Last month, The AFR reported that Australia was being inundated with fraudulent student visa applications from India and Nepal.
Former regulator for the vocational training sector, Claire Field, said the lifting of restrictions on work hours was acting as a lure for non-genuine students. In turn, “there are allegations of significant visa fraud in India”, which “as a former regulator for the vocational training sector, [has] the alarm bells in my head are ringing loudly”.
Now the Indian Express is reporting similar, with Australia’s Home Affairs department receiving hundreds of fraudulent visa applications from students from Punjab and Haryana. This follows Australia loosening entry requirements for Indian students:
Various consultants dealing in “study in Australia” revealed that the trend to go to Australia is gathering speed because students now need to pay only six months’ fee in advance Down Under and there is no need to pay for living expenses upfront…
It is learnt that some unscrupulous travel agents are attaching fake documents related to funds and educational qualifications which have put things under the microscope of Australian authorities…
Chitresh Dhawan, owner of Dhawan Educational Consultancy in Amritsar… said that around 600 fraud cases, majority from Haryana and some from Punjab, were detected by the Australian Home Department recently in which fake documents related to students’ educational qualifications and funds were found attached with other documents…
Ludhiana-based Can-Able Immigration Consultants’ director Khilandeep Singh said… the trend to go Australia is gathering speed and nearly 50,000 students from India are being targeted by the Australian government annually. Unlike other countries, where a one-year advance fee and one-year living expenses are required to be paid, in Australia students need to pay only 6 months’ fee upfront and for living expenses, they need to show the funds in their respective accounts instead of paying in advance.”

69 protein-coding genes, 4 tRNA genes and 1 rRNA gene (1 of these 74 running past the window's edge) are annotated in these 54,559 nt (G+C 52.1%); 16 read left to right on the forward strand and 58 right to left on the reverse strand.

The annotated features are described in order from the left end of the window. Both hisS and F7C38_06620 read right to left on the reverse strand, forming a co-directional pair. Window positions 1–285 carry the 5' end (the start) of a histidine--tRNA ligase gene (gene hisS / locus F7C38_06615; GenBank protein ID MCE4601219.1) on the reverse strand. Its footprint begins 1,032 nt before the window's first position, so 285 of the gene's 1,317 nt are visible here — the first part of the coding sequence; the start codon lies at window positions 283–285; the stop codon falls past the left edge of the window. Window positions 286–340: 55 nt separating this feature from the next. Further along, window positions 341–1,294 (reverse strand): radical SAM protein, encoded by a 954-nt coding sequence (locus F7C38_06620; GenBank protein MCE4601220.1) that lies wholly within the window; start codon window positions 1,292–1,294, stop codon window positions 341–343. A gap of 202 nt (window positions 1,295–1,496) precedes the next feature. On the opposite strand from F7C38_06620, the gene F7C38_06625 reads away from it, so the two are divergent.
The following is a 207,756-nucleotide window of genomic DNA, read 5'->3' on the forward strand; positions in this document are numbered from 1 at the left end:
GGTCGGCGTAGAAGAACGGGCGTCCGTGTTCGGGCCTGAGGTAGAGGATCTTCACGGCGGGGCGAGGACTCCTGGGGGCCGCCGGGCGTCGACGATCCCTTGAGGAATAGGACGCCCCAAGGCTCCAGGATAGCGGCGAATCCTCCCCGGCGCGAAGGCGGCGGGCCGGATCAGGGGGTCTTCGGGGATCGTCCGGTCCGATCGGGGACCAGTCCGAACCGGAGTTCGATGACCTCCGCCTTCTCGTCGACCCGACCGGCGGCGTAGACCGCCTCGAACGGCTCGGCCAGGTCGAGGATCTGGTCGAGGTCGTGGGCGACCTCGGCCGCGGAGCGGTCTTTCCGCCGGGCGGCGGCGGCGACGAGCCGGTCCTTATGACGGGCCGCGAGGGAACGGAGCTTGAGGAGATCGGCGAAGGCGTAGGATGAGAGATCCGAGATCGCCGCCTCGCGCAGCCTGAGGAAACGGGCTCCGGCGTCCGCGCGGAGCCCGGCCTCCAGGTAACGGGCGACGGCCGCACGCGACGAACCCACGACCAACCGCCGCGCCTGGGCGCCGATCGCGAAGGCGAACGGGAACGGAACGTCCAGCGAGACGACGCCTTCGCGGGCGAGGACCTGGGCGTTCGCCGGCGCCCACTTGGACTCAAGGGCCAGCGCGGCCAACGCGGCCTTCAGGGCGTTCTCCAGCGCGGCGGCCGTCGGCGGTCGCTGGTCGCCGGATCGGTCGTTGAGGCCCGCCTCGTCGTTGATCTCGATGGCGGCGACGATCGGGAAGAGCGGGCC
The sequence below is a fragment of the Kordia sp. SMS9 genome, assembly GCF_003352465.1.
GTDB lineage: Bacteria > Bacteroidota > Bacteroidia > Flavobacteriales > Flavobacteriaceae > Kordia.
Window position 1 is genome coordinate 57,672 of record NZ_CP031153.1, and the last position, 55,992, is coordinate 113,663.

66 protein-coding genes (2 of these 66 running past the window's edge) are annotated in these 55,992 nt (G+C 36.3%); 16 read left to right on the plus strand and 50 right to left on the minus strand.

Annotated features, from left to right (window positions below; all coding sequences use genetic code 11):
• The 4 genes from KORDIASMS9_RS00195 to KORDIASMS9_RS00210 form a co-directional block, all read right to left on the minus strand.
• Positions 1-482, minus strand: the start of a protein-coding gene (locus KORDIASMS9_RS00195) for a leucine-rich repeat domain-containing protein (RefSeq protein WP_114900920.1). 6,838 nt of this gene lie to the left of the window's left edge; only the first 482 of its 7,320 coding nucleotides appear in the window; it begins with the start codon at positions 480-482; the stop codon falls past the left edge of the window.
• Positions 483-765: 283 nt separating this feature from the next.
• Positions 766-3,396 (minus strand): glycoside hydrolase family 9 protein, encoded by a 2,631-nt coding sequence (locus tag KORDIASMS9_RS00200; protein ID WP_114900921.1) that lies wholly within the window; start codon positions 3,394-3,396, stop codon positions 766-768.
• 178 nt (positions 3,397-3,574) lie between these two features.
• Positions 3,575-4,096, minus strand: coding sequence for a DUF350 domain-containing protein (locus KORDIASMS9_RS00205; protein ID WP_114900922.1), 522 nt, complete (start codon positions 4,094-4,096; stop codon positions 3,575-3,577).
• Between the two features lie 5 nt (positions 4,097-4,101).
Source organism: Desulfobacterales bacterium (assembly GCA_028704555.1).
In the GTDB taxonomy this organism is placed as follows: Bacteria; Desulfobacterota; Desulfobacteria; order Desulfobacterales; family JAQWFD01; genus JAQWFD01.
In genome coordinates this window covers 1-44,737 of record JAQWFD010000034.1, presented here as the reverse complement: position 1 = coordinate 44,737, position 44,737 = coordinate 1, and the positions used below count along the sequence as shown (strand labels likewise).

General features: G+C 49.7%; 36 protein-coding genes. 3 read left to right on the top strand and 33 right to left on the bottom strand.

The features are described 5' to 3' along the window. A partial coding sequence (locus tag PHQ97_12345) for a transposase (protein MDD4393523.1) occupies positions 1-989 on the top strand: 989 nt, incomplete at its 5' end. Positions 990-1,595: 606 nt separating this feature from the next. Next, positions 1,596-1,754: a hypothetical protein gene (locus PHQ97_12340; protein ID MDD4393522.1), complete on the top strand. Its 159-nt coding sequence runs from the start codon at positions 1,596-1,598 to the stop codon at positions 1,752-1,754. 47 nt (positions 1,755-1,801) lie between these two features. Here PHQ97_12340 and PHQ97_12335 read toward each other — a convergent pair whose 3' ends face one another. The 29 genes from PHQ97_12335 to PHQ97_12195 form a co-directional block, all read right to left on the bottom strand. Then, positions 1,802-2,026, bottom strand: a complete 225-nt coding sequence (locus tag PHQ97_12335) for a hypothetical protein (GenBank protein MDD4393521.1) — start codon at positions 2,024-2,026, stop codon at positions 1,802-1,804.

With this, students can go to Australia by shelling out just Rs 5 lakh to Rs 7 lakh instead of spending nearly Rs 20 lakh in other countries…
“Students applying to Australia have doubled in the last three months”.
The above proves yet again that international education is really a people-importing industry rather than a genuine export industry.
Most students from the Indian subcontinent and Nepal don’t bring money from their home countries to Australia (a genuine export), but instead pay for their studies and living expenses by undertaking paid employment in Australia – often at below-award rates. These funds are by definition not an export since the money is earned here.
Indeed, for many international ‘students’ coming to Australia the primary goal is not education at all, but rather work rights and permanent residency.
Australia’s international education industry has become a key feeder to the ‘Big Australia’ mass immigration policy. In order to juice international student volumes, Australia’s has reached deep down the quality barrel by slashing entry requirements and granting uncapped working hours.
Rather than racing to the bottom, Australia’s international education system should instead target a smaller intake of high quality students via:
- Lifting entry standards (particularly English-language proficiency);
- Lifting financial requirements needed to enter Australia; and
- Removing the link between studying, work rights and permanent residency.
These reforms would raise student quality, would lift genuine export revenues per student, would lift wage growth by removing competition in the jobs market, and would lower enrolment numbers to sensible and sustainable levels, in turn improving the experience for local students.
Sadly, we all know these reforms will never happen. Because if standards were lifted, and work rights and permanent residency were scaled back, the numbers of students arriving would collapse. And so too would the mass immigration model.
Our policy makers will instead crater standards even further to entice as many warm bodies into Australia as possible. Because the business and edu-migration industry rent-seekers demand it.